Is That Dashboard Really a Dashboard?

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DashboardIf your dashboard tells you that sales are down, but not why they’re down, do you really have a dashboard?

Simply stated, the answer is NO.  A dashboard that shows key performance indicators or a list of metrics – but doesn’t provide the details to help you determine why those metrics are up or down – is not a dashboard (or at least, not an effective dashboard).

An effective dashboard should show you key performance metrics, provide comparisons to prior time periods and expected values, and then offer up further information that can help you explain performance variances.  Some people may feel that’s too much information – we prefer charts that “pop” and animated gauges, right?  Yes, dashboards must be easy to read – and good design is a must.  But combine this with information that actually solves the business problem – like how do I improve sales – and your users will embrace them.

An effective dashboard offers drill-down paths that help maximize business information by presenting data from highly summarized to more granular levels.  For example, in a drill-down dashboard like the one below, a user might click on a sales chart or map by region to better understand the distribution of sales in a particular territory by sales rep – and even further by customers in the rep’s territory. The use of drill-down dashboards then provides business managers with an effective means of better understanding what is (and isn’t) driving the business.

Sales Dashboard

Unlike traditional BI dashboards, drill-down dashboards provide the user with an effective means of gaining greater insight into the business without having to go back to the IT or business analysts for more data. Traditional dashboards were designed to provide “snapshots” of information, mainly static data that was refreshed on a set interval. The use of drill-down dashboards, on the other hand, is helping to pioneer the concept of self-service or “agile” business intelligence with the goal of giving users the power to understand more real-time data on their own.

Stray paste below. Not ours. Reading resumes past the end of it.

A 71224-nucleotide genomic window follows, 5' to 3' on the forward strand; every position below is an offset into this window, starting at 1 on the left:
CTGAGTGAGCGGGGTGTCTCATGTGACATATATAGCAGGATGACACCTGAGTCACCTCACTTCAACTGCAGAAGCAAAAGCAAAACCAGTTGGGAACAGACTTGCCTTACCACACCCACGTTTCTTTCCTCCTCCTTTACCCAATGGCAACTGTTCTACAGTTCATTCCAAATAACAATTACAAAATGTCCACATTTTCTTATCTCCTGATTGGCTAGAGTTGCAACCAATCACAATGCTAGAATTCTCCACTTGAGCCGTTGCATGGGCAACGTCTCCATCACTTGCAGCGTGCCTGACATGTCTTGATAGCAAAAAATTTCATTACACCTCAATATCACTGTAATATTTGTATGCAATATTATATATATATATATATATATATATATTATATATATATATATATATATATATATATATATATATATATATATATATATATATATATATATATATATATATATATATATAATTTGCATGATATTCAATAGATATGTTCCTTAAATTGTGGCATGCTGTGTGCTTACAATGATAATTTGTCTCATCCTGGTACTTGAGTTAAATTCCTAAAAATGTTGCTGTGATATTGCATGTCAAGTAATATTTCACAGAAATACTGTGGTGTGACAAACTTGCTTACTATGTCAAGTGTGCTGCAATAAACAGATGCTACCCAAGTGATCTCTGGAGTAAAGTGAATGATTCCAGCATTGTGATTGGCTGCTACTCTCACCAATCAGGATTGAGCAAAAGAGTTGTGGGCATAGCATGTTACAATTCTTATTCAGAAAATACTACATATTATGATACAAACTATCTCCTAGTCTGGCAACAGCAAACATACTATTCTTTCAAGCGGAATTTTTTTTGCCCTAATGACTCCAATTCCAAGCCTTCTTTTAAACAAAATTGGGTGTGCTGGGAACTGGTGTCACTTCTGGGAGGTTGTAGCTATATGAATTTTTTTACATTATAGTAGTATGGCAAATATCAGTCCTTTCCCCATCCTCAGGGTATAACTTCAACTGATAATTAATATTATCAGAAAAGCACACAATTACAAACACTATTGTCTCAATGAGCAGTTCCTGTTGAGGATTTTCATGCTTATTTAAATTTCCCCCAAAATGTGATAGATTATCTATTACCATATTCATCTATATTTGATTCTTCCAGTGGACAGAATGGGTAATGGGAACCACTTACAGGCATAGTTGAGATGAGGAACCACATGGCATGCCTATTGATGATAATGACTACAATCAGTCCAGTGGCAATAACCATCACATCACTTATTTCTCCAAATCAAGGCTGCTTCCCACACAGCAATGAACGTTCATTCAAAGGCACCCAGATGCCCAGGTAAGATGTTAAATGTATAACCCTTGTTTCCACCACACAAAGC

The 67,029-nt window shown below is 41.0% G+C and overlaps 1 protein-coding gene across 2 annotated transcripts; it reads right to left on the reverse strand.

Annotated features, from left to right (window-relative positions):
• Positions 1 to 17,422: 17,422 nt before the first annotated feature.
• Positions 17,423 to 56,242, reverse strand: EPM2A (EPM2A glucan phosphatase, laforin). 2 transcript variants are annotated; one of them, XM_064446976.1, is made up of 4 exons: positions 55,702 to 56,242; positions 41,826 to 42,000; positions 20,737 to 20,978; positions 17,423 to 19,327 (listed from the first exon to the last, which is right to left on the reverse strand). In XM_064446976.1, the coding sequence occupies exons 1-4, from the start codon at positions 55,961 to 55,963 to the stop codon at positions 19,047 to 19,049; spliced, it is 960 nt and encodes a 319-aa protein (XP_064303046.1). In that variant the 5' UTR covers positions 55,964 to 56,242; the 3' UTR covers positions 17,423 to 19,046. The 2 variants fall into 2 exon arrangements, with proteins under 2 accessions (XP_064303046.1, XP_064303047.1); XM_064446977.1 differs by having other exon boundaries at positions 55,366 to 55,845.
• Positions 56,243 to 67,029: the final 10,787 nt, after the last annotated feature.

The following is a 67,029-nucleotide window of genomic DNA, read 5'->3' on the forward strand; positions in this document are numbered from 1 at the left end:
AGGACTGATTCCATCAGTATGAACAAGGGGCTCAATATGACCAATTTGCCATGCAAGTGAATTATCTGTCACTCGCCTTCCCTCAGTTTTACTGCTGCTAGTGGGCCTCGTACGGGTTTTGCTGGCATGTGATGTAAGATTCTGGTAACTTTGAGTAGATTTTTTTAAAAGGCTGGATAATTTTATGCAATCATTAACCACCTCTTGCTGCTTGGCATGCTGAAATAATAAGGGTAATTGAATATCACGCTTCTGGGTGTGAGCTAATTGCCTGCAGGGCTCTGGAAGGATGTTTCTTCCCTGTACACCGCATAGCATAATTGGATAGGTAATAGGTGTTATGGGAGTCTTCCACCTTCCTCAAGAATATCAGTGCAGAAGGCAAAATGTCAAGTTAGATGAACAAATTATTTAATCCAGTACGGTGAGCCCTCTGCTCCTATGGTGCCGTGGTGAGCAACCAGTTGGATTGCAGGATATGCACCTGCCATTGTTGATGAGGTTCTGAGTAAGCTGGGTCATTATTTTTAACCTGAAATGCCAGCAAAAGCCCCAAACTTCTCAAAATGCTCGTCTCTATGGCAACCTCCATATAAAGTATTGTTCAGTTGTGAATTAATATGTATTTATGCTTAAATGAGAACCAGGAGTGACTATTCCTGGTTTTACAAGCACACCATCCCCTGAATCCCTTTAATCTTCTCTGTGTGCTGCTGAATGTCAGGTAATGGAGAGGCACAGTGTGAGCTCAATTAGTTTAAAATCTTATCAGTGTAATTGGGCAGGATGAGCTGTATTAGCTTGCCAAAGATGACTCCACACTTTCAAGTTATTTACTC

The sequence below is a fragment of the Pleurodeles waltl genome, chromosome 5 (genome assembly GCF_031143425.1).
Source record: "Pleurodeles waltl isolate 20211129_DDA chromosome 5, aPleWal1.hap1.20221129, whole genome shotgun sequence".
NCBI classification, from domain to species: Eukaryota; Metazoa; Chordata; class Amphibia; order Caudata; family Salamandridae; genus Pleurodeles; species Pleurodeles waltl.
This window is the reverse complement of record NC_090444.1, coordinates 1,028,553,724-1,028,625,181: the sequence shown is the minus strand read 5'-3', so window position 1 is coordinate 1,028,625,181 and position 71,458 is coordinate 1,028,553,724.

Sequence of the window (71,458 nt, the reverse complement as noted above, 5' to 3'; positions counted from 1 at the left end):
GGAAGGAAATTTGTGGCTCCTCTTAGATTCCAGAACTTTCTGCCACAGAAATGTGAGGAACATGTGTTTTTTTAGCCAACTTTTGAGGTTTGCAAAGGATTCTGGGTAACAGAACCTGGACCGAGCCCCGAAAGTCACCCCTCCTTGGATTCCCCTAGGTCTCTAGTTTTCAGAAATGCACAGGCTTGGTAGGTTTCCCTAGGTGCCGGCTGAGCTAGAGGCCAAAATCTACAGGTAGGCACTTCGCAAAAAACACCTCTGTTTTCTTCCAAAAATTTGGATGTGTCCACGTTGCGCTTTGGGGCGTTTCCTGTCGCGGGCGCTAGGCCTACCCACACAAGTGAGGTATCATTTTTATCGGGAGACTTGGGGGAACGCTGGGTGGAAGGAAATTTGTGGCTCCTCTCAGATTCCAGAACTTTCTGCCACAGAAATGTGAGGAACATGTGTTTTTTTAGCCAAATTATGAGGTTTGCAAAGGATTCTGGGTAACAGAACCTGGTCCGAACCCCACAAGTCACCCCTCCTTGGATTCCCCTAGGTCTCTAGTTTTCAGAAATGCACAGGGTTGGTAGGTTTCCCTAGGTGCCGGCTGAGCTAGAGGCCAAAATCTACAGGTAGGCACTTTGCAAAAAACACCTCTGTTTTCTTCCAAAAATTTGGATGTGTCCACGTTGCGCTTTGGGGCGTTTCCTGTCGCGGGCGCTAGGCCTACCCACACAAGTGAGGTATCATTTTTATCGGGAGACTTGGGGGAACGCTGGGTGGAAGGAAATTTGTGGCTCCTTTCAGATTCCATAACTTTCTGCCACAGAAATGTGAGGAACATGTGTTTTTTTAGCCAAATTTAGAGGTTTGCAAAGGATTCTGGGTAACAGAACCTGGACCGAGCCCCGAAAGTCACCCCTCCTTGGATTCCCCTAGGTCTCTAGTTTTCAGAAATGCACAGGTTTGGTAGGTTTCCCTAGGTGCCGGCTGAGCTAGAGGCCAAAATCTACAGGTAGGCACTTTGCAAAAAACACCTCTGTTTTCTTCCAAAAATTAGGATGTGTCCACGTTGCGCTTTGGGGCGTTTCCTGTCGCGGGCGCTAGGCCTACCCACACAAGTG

An effective drill-down dashboard also uses metrics that make sense and are meaningful to stakeholders and to the business.  As Shaku Atre mentions in her article, How’s Your Business? Ask Your Dashboard, “dashboards can be an incredibly valuable and empowering tool for understanding critical business data in the metrics. The metrics used in the dashboard vary by industry and business function, as well as by the type of decision-maker and level of skill and tools used. They can be used for many functions, including planning, resource allocation, budgeting/forecasting, reporting, monitoring and analyzing, as well as strategy setting.”

One note of caution, though.

A large number of dashboards fail to achieve their intended goals because they boast too many metrics with no clear purpose of how to apply them.  And with no context to the metrics or anything being done about them, users lose interest pretty quickly.  In addition, the choice of measures should be based on providing information about managerial actions. Managers must be aware of how much success is due to their actions or they will not have the signals they need to maximize their effect on performance.

Fortunately, there are pre-built solutions available that embrace industry best practices to help companies get a solid start in the deployment and use of truly effective performance dashboards for their users.

 

 

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This post was written by Pat Hennel